In Broken Social Scene-dom, and indie-dom at large, Andrew Whiteman (Apostle of Hustle) has always been someone people can’t quite nail down. He’s been called the “unsung hero of Broken Social Scene” (QRO spotlight on), not so much because one doesn’t notice his excellent guitar work, but because he doesn’t fit as into a character type in the collective: Kevin Drew’s the engaging frontman, with whatever Canadian siren he’s brought along this time, while Brendan Canning (QRO interview) is the goofy nice guy, Charles Spearin (QRO interview) the soft-spoken hard-worker, Justin Peroff the sweaty, energetic drummer, etc. But what to make of the guitarist that looks like a young Tom Waits, but moves in Cuban calypso rhythms, and jokes around like a mime or a silent film star? What exactly is the ‘Apostle of Hustle’, anyway?
His first record as the Apostle, 2004’s Folkloric Feel, drew upon his times in Cuba, but was a disjointed affair, due to it being recorded & produced in between stints touring with BSS, who were blowing up at the time as part of the leading edge of the ‘Canadian Invasion’. 2007’s National Anthem of Nowhere (QRO review) was a much more put together and accomplished record, with Whiteman focusing on his original outfit (before he was roped into BSS, like so many other Toronto musicians in 2003/2004). Broken Social Scene’s semi-hiatus at that time, followed by their ‘Presents’ records focused first on Drew, Spirit If… (QRO review), then Canning, Something For All of Us… (QRO review), allowed Whiteman to fully realize his promise with National Anthem, aided also by including the best piece he’d worked out while on the road with BSS, which provided the title of the record. Eventually, Whiteman returned to the road with Broken Social Scene on the Something tour (QRO live review), but between that & the upcoming next Broken Social Scene record (this time, dropping the ‘Presents’), the Apostle has returned with Eats Darkness, an ambitious record that is a jumble of high points and well-intentioned diversions.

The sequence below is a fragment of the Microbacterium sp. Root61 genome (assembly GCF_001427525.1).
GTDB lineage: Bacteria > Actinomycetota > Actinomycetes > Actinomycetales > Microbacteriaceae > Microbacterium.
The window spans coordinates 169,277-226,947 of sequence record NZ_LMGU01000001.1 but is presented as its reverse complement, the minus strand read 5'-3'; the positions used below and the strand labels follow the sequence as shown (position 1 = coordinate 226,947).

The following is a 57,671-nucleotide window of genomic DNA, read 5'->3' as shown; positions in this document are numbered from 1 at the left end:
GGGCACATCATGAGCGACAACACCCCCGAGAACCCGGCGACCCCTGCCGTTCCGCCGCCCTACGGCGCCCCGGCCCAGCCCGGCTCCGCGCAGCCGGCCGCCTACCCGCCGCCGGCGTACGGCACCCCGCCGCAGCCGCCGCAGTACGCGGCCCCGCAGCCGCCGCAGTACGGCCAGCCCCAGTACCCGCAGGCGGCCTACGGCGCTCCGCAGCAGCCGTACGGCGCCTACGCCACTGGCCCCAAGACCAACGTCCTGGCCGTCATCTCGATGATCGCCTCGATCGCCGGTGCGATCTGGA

Most noticeable on first listen is Darkness’s short diversions into tech-sampling and recordings. It opens with the thirty-second “Snakes”, wherein a smart-alecky kid explains that snakes have both male and female genitalia (“who could trust a bitch could go literally fuck herself!?!”). There are two sub-minute interludes that include a tough chick talking about revolution (including Molotov cocktails), and two others containing voice recordings, electronica, cartoon-like sounds, and more. These diversions don’t upset the listener, and certainly provide more variety than was found on Nowhere, but the over-teched & -reverbed “Perfect Fit” is not.
The second most notable aspect that comes out of first listen to Darkness is that it’s so short: at only just over thirty-five minutes, it feels almost more like the oxymoronic ‘extended EP’ than the likewise redundantly named ‘full-length LP’. And some of that comes from the sampled diversions, shrinking its time span one from what one might expect out of a record with thirteen tracks.
But amidst all of this is some of the pressing Apostle of Hustle Whiteman so honed on National Anthem. Right after the thirty seconds of “Snakes” comes “eazy Speaks”, whose latin/western rhythm-press is married to just the right amount of catch & evocativeness. That style is altered a bit on tracks like the following brighter “Soul Unwind”, bit bigger “How To Defeat a More Powerful Enemy” and more harmonic finisher, “Blackberry”, but all the craziness in between make it not feel like Whiteman’s repeating himself. And it isn’t either/or on Darkness, either. Whiteman goes high and sweet with “xxerses”, but with interesting background effects. “Regenerosity/Whistle In the Fog” is both atmospheric and experimental, while the following titular track is a fuzzy, lost steampunk instrumental.
More like a ‘ghost step’ EP between Nowhere and somewhere, Eats Darkness is a tasty but jumbled paella Whiteman has brought out between the road Scenes. It won’t help any in nailing down the Apostle of Hustle, but that’s not really the point, is it? Just embrace the sound and be happy that the Apostle’s still preaching.
MP3 Stream: "eazy Speaks"